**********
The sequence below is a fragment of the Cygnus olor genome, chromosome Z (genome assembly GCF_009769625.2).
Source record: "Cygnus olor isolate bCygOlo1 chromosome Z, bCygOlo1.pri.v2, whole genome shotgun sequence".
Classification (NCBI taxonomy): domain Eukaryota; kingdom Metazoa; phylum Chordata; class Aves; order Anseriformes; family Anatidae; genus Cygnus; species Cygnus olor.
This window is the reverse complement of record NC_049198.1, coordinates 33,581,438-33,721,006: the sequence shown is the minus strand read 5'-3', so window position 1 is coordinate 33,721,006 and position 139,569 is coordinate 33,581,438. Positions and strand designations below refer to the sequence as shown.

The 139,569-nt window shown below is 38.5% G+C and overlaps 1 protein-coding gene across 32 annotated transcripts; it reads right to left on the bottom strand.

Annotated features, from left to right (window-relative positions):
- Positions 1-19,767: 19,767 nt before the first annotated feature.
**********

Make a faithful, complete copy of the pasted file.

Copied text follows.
The sequence below is a fragment of the Cygnus olor genome, chromosome Z (genome assembly GCF_009769625.2).
Source record: "Cygnus olor isolate bCygOlo1 chromosome Z, bCygOlo1.pri.v2, whole genome shotgun sequence".
Classification (NCBI taxonomy): domain Eukaryota; kingdom Metazoa; phylum Chordata; class Aves; order Anseriformes; family Anatidae; genus Cygnus; species Cygnus olor.
This window is the reverse complement of record NC_049198.1, coordinates 33,581,438-33,721,006: the sequence shown is the minus strand read 5'-3', so window position 1 is coordinate 33,721,006 and position 139,569 is coordinate 33,581,438. Positions and strand designations below refer to the sequence as shown.

The 139,569-nt window shown below is 38.5% G+C and overlaps 1 protein-coding gene across 32 annotated transcripts; it reads right to left on the bottom strand.

Annotated features, from left to right (window-relative positions):
- Positions 1-19,767: 19,767 nt before the first annotated feature.